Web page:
Boeing appealed arguing, inter alia, that because Martini was not constructively discharged, he was not entitled to seek damages for front and back pay. But the Court of Appeals rejected Boeing's argument and affirmed the award of front and back pay. Boeing then petitioned the Washington State Supreme Court and the petition was granted.

--Supreme Court Finds Back Pay Okay

The WA Supreme Court affirmed the Court of Appeals, finding, inter alia, that Washington case law "supports the proposition that back pay may be awarded for a discriminatory act in violation of RCW 49.60.180(3) [(unlawful discrimination)] even if there is no finding of constructive discharge, so long as the damages were proximately caused by the wrongful act." Id. at 378. (hyperlink and emphasis added).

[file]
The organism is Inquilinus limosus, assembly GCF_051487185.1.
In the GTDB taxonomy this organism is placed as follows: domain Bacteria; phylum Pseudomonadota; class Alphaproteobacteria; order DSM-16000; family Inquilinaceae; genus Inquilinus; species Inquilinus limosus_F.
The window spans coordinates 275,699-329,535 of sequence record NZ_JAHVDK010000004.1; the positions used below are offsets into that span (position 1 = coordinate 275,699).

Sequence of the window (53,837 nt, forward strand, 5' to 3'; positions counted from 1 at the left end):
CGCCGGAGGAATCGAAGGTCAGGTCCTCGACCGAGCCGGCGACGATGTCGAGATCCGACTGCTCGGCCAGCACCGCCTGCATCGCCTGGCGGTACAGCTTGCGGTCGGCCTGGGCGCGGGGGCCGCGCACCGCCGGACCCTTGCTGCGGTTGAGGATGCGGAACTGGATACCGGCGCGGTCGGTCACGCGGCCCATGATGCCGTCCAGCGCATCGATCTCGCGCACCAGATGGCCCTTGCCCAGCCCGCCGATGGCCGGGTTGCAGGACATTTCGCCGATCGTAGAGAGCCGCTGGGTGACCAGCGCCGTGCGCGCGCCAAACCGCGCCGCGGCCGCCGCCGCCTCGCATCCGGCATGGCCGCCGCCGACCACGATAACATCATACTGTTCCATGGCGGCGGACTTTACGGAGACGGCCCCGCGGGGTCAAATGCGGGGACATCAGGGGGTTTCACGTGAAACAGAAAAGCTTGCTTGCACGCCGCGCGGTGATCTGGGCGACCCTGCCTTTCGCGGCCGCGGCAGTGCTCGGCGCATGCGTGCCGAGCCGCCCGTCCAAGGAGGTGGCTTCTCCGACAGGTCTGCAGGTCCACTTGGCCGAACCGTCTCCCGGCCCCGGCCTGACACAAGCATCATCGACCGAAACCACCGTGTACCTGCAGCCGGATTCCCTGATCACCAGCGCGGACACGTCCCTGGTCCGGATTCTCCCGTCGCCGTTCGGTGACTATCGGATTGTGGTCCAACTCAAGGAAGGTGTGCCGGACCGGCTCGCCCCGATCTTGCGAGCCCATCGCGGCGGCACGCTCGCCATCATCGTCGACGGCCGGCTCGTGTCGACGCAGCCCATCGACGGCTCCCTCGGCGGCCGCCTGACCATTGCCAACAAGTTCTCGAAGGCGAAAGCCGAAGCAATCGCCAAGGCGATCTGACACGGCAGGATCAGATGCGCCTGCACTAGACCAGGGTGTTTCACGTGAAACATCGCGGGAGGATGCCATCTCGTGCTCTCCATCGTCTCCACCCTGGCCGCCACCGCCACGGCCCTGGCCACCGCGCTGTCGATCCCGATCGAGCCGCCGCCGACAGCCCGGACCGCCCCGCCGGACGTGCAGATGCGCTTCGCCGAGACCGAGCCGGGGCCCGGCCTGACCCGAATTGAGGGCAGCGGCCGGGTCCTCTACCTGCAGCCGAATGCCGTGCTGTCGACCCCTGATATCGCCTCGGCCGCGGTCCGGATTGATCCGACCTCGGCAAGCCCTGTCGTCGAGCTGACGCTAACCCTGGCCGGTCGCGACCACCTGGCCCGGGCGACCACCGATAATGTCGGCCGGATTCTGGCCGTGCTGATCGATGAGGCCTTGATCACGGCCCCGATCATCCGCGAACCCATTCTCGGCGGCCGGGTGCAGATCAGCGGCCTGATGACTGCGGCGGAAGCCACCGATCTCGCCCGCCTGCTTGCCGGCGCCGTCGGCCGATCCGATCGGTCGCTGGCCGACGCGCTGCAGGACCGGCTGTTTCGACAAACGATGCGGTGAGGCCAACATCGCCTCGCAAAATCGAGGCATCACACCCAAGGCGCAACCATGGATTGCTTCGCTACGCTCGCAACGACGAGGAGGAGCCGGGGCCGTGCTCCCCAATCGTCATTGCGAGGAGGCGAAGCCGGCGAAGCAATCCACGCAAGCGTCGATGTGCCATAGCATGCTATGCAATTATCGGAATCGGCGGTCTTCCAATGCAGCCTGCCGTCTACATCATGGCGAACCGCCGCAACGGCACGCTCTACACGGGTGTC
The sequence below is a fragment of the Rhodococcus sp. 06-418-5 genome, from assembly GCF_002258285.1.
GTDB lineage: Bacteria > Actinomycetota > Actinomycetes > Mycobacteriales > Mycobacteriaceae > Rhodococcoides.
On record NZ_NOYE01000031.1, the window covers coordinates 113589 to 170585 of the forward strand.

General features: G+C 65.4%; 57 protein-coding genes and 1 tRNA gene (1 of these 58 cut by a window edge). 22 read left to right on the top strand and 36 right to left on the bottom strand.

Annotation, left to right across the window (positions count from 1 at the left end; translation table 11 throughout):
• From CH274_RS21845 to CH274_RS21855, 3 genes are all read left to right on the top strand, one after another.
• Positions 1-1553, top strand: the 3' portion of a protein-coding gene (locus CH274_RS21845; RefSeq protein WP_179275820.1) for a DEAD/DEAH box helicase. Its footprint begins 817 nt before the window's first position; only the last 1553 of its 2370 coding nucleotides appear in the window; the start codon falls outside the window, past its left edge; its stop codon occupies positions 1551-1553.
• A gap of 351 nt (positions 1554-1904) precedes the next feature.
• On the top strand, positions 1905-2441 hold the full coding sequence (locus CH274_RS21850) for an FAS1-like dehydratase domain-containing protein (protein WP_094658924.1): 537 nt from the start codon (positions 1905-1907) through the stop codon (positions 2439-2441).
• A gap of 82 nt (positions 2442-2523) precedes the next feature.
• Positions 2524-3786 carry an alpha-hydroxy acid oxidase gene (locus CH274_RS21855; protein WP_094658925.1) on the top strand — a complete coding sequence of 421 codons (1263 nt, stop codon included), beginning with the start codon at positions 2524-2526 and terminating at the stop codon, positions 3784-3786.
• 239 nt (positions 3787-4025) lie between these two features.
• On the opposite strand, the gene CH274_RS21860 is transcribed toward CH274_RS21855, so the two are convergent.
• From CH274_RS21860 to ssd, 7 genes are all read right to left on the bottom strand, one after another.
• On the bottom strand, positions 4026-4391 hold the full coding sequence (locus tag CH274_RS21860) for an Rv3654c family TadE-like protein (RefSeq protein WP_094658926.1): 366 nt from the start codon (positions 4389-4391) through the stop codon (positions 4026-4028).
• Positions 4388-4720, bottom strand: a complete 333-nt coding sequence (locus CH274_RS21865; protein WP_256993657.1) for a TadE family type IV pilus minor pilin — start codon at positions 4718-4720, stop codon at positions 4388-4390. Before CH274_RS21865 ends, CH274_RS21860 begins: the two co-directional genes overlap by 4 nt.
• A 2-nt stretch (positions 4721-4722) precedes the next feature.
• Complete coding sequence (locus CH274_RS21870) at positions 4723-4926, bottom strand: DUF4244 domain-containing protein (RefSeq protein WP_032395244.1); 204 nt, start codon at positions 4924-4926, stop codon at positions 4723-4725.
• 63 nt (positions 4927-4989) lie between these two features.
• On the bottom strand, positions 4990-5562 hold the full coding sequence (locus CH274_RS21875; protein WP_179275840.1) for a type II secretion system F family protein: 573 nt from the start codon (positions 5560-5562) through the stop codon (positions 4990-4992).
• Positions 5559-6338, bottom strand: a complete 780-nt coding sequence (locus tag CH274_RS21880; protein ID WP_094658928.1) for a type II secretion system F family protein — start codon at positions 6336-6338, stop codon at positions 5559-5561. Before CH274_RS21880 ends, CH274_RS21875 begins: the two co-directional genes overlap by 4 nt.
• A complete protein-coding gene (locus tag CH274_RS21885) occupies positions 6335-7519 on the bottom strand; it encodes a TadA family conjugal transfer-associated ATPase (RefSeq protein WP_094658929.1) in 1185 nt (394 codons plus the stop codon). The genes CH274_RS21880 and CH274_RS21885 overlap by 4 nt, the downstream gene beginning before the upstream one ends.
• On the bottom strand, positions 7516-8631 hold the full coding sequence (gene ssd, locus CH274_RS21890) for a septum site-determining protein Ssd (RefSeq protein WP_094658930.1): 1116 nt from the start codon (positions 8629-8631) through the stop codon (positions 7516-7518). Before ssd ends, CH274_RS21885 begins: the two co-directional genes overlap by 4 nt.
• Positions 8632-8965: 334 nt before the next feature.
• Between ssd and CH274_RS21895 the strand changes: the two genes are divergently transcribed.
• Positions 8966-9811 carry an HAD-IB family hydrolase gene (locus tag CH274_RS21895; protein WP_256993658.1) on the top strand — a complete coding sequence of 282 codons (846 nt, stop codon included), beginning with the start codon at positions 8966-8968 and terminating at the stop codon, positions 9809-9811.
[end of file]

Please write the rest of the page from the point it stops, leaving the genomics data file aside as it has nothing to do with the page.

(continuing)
--Supreme Court Finds Front Pay Okay

The Court also found that "a plaintiff with a successful discrimination claim under RCW 49.60.180(3) may recover front ... pay as part of his damages, if he establishes the same was proximately caused by an unlawful discrimination." It is not essential that the plaintiff prove constructive discharge in a separate cause of action. Martini, 137 Wn.2d 357.


CONCLUSION

WLAD permits recovery of front and back pay for a successful discrimination claim (absent proof of unlawful actual or constructive discharge -- RCW 49.60.230 (2)) when such damages are proximately caused by unlawful discrimination.


LEARN MORE

If you would like to learn more, then consider contacting an experienced Washington State Employment Discrimination Attorney as soon as possible to discuss your case. Please note: the information contained in this article is not offered as legal advice and will not form an attorney-client relationship with either this author or Williams Law Group, PS; please see our DISCLAIMER.